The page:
What to do in the face of this is not at all clear, and I tend to feel dispirited and overwhelmed whenever I think about it. However, there is an added complexity that makes our task harder but that we simply cannot omit: Lots of the things that are under attack, and that for moral and political reasons we are put into a position of defending, have a lot of really serious problems. For example -- and here is the "Lookee here!" part of this post -- check out this useful article on welfare systems in Canada by Wendy Chan, co-author of a great little book on the impacts of the earlier phase of neoliberal transformation on welfare and welfare recipients in Canada.
The policing of social assistance in Canada is not new. Individuals, particularly women who rely on the state for support, have long found themselves under constant scrutiny by both state officials and the public over their eligibility and entitlement for access to welfare benefits ... basic survival needs such as food, medical supplies, and housing often cannot be met ... the surveillance of welfare has become increasingly invasive ... there is the sheer lack of privacy as a welfare claimant. The requirement to provide documentation of every aspect of their lives to caseworkers, the home visits by state agents, the use of technology to track recipients and their information, and the invitation for non-state agents (present/current boyfriends and spouses, landlords, neighbours) to participate in the surveillance project through the use of fraud hotlines demonstrates the unprecedented levels of surveillance endured by claimants.
While the policing of welfare fraud has always been a part of the welfare system, what has changed in recent times is the intensity with which welfare jurisdictions are pursuing the problem of fraud, and the punitive treatment of individuals prosecuted for welfare fraud. The increased surveillance and criminalization of welfare recipients has shifted the image of welfare. Now, poverty, welfare and crime are inextricably linked such that to be poor is to be culpable and the category of “undeserving” poor has expanded dramatically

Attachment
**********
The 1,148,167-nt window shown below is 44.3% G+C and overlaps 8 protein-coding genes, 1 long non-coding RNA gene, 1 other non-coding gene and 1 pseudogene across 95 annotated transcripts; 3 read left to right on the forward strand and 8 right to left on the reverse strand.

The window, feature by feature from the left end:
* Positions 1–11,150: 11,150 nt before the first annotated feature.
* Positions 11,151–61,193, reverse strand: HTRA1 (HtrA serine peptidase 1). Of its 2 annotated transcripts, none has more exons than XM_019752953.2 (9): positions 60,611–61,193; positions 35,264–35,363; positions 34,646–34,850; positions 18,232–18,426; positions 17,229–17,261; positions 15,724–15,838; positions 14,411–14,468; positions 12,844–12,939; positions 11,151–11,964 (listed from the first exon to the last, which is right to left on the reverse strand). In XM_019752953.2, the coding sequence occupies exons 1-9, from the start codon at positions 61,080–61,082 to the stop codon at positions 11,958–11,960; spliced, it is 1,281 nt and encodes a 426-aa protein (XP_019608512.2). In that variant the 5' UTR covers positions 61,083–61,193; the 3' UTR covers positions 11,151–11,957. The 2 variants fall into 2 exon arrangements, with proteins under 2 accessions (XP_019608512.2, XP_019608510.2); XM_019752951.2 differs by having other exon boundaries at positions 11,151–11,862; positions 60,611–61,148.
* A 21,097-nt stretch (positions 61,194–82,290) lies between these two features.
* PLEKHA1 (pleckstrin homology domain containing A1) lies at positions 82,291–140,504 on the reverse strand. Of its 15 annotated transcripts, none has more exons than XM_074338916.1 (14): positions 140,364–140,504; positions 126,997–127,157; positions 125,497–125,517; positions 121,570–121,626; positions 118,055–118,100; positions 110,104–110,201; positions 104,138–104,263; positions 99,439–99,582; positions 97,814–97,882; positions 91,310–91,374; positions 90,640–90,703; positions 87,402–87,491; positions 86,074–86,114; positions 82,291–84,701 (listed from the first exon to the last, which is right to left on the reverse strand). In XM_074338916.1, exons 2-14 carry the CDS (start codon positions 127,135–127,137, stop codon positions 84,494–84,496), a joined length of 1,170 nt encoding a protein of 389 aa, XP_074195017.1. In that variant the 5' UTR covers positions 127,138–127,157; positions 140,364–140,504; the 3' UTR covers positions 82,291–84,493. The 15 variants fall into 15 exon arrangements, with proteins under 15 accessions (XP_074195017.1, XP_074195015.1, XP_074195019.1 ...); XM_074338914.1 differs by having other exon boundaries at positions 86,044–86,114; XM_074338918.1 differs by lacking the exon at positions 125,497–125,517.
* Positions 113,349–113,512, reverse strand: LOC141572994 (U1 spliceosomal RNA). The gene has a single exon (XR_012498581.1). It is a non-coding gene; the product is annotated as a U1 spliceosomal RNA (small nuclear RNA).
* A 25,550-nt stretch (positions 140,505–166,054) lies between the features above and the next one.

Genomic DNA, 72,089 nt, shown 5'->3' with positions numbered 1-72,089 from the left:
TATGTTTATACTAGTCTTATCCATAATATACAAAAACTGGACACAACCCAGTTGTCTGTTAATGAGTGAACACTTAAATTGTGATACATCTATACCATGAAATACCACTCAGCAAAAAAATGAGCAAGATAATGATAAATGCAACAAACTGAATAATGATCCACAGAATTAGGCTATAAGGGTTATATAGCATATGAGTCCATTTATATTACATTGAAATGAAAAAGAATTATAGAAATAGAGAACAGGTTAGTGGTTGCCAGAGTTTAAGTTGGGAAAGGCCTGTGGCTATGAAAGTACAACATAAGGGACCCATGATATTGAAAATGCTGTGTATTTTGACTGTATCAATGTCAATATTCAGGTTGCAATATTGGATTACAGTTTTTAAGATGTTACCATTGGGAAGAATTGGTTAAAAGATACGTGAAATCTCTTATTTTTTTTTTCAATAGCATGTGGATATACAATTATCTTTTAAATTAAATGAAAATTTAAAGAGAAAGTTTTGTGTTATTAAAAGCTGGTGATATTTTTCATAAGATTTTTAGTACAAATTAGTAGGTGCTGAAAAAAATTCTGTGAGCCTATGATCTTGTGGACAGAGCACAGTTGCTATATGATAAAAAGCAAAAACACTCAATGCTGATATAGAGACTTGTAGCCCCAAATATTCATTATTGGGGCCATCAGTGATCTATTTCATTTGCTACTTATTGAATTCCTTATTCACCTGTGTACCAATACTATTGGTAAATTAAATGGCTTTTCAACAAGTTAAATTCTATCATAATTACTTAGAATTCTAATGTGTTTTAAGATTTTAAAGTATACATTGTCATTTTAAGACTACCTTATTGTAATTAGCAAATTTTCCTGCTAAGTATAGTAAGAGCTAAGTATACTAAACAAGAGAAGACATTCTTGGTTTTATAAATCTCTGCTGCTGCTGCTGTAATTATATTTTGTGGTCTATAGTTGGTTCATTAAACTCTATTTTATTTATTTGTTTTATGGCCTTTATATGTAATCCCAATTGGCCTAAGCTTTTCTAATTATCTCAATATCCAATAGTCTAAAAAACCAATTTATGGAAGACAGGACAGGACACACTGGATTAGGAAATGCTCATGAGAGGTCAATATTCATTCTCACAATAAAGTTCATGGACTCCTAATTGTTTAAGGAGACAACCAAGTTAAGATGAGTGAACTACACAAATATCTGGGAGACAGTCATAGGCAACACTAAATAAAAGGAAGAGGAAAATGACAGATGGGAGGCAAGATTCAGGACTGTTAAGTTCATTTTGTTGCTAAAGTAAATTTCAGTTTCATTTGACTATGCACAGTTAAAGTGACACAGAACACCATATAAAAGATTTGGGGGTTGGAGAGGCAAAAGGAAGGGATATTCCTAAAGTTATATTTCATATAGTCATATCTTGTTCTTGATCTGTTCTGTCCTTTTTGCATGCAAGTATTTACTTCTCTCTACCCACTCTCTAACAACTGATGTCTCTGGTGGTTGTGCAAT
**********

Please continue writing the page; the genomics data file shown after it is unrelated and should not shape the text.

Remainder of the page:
While the article talks about the ways that this has become unquestionably worse since neoliberalism hit Canada hard in the mid-1990s, it also acknowledges that things like oppressive moral regulation, especially of women, and inadequate amounts have always been features of welfare. Though we often forget it now, even at its height, there were important critiques of welfare state practices from feminists and from the left.
So the question is, how do we defend against the coming attacks while pushing not for a return to a past that was pretty awful and oppressive anyway and that we probably couldn't replicate if we wanted to, but for a much more thoroughly just and liberatory transformation? Especially given our weakness in this moment?